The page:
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U2's The Edge helps Gulf Coast music rise again

Guitarist says rock 'n' roll musicians owe debt to region

By Sean Callebs
CNN

Callebs and Edge
CNN's Sean Callebs says The Edge impressed him with his knowlege of conditions in New Orleans.

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NEW ORLEANS, Louisiana (CNN) -- Those of us in CNN's Gulf Coast bureau were invited to a gathering recently for Music Rising, an organization devoted to helping the region's music scene recover from Hurricane Katrina.

I had worked several days in a row and was inclined to head home for the evening, but this group intrigued me, and since no one else from the office was going to attend, I wanted to make sure I showed my face.

I was at the reception for about 10 minutes when The Edge, U2's guitarist, walked in. For an amateur guitarist like myself, it was a pretty big moment. This guy is a true legend in the guitar-playing community.

He had come to support Music Rising and hear locals play some tunes. I figured I should grab the opportunity to ask his manager if The Edge would talk about his charitable contributions to Music Rising. She gave me the "sure, I will run it by him and see what he says" treatment.

I left a while later, assuming I would never hear from her or The Edge again.

I was wrong. She called the next afternoon and set up an interview for noon Saturday at Preservation Hall in the French Quarter. Guess what? It wasn't hard to get my colleagues to come in on their day off to help tape the interview.

At 10 minutes till noon, The Edge pulled up in a black Mercedes van with legendary producer Bob Ezrin, who also is helping with Music Rising. Among the bands Ezrin has produced are Pink Floyd and Kiss.

Throughout the interview, The Edge's knowledge about the situation in New Orleans blew me away. He spoke knowledgeably of the city's inability to rebuild or get people back in their homes, the condition of the Lower Ninth Ward, the fact that emergency teams are still finding bodies, and of course, that most of the 2,500 professional musicians who call New Orleans home were uprooted and many had instruments destroyed in the flood.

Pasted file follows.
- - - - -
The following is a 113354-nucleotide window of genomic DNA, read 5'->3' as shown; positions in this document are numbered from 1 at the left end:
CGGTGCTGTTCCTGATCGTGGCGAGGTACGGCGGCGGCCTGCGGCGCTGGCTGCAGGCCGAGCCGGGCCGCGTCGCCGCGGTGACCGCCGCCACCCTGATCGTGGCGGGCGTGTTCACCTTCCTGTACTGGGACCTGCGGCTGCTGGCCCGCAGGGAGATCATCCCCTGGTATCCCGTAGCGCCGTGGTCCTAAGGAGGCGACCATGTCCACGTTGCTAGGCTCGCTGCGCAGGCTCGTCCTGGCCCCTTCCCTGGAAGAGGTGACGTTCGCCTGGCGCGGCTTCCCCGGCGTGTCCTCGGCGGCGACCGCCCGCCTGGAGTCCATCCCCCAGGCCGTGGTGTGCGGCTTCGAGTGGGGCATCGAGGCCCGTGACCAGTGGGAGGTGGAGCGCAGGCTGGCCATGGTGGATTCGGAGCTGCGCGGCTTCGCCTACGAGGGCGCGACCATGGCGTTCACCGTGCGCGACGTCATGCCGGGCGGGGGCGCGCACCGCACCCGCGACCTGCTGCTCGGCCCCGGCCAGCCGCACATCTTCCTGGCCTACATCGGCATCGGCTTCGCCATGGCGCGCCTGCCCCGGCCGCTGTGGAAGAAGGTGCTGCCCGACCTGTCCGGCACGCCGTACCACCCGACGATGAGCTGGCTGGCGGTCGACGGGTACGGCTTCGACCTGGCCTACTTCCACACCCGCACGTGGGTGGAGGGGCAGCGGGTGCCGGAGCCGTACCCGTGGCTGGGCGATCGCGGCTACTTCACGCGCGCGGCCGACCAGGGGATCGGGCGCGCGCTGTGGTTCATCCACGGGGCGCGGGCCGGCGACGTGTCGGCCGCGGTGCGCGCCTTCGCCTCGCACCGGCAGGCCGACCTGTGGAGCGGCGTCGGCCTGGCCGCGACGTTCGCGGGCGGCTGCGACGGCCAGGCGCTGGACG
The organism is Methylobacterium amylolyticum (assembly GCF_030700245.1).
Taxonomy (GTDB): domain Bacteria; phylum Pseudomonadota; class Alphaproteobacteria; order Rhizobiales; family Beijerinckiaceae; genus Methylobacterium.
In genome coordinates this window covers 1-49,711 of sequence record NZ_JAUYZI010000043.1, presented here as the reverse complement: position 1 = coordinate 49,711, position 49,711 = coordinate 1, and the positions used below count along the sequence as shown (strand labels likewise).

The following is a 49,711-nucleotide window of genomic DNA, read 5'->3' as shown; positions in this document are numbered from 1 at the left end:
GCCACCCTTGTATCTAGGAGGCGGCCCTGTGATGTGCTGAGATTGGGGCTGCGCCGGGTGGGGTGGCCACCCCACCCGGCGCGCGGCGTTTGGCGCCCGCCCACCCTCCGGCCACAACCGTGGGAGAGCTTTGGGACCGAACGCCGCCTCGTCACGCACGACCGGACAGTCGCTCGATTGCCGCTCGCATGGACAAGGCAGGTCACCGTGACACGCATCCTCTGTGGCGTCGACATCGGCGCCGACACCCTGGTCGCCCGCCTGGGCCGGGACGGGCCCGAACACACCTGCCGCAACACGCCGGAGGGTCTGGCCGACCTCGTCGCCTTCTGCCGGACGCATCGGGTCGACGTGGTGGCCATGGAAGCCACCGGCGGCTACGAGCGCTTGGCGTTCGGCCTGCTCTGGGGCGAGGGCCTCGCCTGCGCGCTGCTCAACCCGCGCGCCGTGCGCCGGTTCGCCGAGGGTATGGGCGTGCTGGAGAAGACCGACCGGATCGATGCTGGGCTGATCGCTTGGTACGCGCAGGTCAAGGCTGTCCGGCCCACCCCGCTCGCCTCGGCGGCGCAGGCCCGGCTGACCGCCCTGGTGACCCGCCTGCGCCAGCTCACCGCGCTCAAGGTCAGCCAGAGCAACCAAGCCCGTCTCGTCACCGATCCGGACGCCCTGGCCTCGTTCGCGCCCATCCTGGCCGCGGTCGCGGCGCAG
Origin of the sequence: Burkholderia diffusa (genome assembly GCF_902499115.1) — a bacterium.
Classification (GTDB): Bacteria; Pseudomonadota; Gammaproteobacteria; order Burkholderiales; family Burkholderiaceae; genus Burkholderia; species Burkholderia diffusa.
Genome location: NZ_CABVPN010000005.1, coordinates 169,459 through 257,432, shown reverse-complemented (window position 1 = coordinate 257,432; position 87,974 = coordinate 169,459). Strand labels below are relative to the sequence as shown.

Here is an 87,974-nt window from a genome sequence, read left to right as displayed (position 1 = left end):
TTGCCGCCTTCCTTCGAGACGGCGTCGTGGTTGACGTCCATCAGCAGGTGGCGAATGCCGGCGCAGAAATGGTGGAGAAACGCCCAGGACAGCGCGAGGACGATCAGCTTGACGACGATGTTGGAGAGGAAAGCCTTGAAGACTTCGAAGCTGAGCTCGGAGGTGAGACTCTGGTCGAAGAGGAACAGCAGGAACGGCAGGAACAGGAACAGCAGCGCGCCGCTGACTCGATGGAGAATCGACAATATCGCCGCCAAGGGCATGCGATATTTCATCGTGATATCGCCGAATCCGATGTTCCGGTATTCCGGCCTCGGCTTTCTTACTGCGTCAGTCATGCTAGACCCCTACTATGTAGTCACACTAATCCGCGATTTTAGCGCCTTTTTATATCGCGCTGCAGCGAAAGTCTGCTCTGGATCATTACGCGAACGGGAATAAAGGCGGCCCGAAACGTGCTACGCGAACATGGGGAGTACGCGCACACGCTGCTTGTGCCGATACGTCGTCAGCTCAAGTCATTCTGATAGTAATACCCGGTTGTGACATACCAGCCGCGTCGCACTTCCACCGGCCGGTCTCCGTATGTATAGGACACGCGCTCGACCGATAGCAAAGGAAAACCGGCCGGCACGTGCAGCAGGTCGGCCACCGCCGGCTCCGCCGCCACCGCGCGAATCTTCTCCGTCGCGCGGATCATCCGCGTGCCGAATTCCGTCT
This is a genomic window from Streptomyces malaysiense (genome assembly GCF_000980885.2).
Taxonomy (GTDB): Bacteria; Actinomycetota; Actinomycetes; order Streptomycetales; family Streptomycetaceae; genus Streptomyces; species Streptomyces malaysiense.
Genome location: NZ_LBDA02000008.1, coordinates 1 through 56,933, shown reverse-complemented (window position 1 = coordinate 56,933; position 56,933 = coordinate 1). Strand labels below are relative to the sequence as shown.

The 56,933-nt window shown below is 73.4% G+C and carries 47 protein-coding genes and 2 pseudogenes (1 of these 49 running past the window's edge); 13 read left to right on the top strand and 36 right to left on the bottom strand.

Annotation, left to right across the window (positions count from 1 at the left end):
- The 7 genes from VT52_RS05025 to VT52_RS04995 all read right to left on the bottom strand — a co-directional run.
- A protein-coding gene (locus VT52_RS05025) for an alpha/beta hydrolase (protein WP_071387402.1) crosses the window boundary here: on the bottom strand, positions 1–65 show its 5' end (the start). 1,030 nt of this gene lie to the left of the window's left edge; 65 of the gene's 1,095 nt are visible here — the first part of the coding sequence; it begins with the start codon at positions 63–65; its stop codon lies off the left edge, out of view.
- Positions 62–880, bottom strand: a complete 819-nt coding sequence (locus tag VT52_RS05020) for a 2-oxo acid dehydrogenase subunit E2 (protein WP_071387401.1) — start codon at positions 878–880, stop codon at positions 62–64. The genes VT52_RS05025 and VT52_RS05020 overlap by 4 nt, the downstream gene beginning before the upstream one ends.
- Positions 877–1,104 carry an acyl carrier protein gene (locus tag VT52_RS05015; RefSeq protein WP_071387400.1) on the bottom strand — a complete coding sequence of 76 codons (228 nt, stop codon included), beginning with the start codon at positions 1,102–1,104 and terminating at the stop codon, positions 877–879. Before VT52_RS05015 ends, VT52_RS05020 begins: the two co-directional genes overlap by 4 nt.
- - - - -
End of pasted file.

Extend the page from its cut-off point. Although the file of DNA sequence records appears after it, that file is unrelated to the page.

Wearing his trademark knit cap, The Edge doesn't waste words. In his mind, anyone who makes a living in professional music owes a debt to New Orleans and the Gulf Coast area. He argues jazz, the blues and the roots of rock 'n' roll can all be traced to this region.

He said he is aghast that the Lower Ninth Ward remains in horrible condition and that there are no signs of people being able to return to that area for years to come. He is well aware of Katrina fatigue -- people who are tired of hearing about this story -- but finds such an attitude insulting to the people victimized by the storm..

The Edge is shooting a documentary that he hopes will renew interest in the plight of the people here. And he's continuing to raise money for Music Rising by lending his celebrity and money to the cause.

The Edge can take out a sharpie, scrawl his name on a guitar, which we saw him do, and exponentially raise its value at auction. Other musicians have been helping out, too. Gibson Guitars has created a limited-edition Les Paul guitar made in part from wood indigenous to Louisiana. The proceeds from those sales go to Music Rising.

A few hours after the interview was over, we got a call from The Edge's guitar technician saying the musician was going to a few bars off the beaten path and might be coaxed into a jam session with a local band. Would we want to go? He asked.

We went to Bank Street Bar first. At most, there may have been 30 people inside. The Edge came in and greeted folks, then played a few songs for what must have been one of his smallest audiences in decades.

Then we moved on to Maple Leaf, another music joint, where The Edge hung out with a wildly talented trombone player from New Orleans named Trombone Shorty, who at 20, is already a legend.

Ezrin, the one-time Pink Floyd producer, said The Edge has enough clout to move mountains. But the night I saw The Edge jamming, I got the impression he's happy just doing what he can to help lift this battered city's struggling musicians.

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